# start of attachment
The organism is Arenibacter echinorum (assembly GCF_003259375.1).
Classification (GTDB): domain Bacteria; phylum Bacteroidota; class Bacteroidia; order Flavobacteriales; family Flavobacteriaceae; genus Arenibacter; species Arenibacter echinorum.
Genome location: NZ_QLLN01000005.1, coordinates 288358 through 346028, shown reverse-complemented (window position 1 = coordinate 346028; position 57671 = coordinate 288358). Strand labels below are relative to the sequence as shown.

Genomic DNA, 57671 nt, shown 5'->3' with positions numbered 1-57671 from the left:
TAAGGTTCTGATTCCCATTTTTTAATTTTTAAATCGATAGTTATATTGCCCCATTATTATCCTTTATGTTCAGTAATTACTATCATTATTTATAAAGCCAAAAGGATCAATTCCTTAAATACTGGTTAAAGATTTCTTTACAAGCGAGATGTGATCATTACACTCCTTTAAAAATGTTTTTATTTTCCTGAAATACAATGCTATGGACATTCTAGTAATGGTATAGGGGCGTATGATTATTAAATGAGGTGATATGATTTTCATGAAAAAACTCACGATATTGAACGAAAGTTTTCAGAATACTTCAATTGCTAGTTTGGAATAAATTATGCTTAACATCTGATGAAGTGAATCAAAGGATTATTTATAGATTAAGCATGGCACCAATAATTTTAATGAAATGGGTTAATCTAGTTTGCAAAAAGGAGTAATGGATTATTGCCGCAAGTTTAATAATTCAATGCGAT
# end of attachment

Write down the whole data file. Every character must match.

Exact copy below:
The organism is Arenibacter echinorum (assembly GCF_003259375.1).
Classification (GTDB): domain Bacteria; phylum Bacteroidota; class Bacteroidia; order Flavobacteriales; family Flavobacteriaceae; genus Arenibacter; species Arenibacter echinorum.
Genome location: NZ_QLLN01000005.1, coordinates 288358 through 346028, shown reverse-complemented (window position 1 = coordinate 346028; position 57671 = coordinate 288358). Strand labels below are relative to the sequence as shown.

Genomic DNA, 57671 nt, shown 5'->3' with positions numbered 1-57671 from the left:
TAAGGTTCTGATTCCCATTTTTTAATTTTTAAATCGATAGTTATATTGCCCCATTATTATCCTTTATGTTCAGTAATTACTATCATTATTTATAAAGCCAAAAGGATCAATTCCTTAAATACTGGTTAAAGATTTCTTTACAAGCGAGATGTGATCATTACACTCCTTTAAAAATGTTTTTATTTTCCTGAAATACAATGCTATGGACATTCTAGTAATGGTATAGGGGCGTATGATTATTAAATGAGGTGATATGATTTTCATGAAAAAACTCACGATATTGAACGAAAGTTTTCAGAATACTTCAATTGCTAGTTTGGAATAAATTATGCTTAACATCTGATGAAGTGAATCAAAGGATTATTTATAGATTAAGCATGGCACCAATAATTTTAATGAAATGGGTTAATCTAGTTTGCAAAAAGGAGTAATGGATTATTGCCGCAAGTTTAATAATTCAATGCGAT